The Pixie Stick was an over-the-top diabetic’s nightmare. Confectionary from all over the world was displayed in all its creamy goodness.
A dodgy-looking man behind the counter in a rainbow-patterned apron and a name tag reading “Taffy Lewis” eyed them suspiciously as they approached.

“What can I get you guys today? Gum drops? Jelly beans? Bon-bons so decadent that they’re guaranteed to get you laid. Taffy’s our specialty!” he jerked a big thumb toward his nametag, “Get it?”

“Actually,” Bryian said as they reached the counter, “We’re looking for something a little more exotic.” He produced the Jelly Baby and sat it on the counter.

Taffy’s eyes got wide, “Nope. Nothin’ like that. Sorry Gentlemen, I’m afraid our little gingerbread house is getting ready to close, so if you’ll….”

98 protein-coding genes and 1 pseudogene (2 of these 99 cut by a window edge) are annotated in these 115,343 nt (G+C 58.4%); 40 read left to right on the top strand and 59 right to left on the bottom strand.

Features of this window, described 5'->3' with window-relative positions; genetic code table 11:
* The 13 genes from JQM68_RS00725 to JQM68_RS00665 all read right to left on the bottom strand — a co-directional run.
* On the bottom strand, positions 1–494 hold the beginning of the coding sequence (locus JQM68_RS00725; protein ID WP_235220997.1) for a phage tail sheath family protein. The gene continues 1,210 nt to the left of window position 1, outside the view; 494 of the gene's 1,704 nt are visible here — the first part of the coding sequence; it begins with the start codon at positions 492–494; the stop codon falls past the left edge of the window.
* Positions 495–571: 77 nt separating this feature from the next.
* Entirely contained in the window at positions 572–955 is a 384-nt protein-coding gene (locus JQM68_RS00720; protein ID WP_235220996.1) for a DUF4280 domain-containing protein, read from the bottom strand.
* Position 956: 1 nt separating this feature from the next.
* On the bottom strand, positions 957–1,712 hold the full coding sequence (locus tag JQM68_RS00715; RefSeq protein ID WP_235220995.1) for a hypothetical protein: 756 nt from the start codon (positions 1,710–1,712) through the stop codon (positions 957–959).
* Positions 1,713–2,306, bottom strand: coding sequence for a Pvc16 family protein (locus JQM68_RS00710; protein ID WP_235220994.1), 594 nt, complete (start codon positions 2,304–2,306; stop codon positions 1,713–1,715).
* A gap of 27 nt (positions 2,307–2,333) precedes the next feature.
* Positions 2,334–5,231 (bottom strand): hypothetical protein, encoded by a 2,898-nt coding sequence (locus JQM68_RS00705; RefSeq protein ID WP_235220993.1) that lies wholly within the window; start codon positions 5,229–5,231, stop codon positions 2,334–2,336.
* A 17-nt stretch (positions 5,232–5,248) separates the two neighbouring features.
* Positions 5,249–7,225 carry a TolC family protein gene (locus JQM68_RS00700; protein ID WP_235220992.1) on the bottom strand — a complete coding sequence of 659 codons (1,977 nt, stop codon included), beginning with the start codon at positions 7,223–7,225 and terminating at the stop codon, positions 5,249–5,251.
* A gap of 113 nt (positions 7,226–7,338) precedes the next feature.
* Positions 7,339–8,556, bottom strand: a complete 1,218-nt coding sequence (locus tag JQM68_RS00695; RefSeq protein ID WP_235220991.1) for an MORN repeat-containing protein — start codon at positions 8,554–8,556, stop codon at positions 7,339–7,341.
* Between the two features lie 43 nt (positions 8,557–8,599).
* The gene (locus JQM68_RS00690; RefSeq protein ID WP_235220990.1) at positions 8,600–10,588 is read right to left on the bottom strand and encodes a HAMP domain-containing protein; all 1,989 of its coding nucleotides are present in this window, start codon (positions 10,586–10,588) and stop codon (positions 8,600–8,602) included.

Bryian interrupted, “Word on the net has it that you can get these.”

“Well, you heard wrong, pal,” Taffy sneered. Bryian nodded to Keltic Tommy, who rolled his eyes, and went and picked up an 8-pound sampler of Belgian chocolate.

“Damn,” he thought. Just the weight of the box was making him nauseous, “we need more women on this team!”

“OK…” the shopkeeper leaned in close to Bryian, “Yeah, I can get ‘em, but it ain’t easy! All sorts of import tariffs and some wheelin’-dealin’ in the black licorice market, if you get my meanin’. That leaves as bad a taste in my mouth as saccharin. You know the FDA banned the red dye in these things. That’s why the red M&M’s…”

“Yeah, yeah, we know,” Bryian interjected, “What I wanna know is has anyone made a substantial order for these things anytime in the past couple weeks?”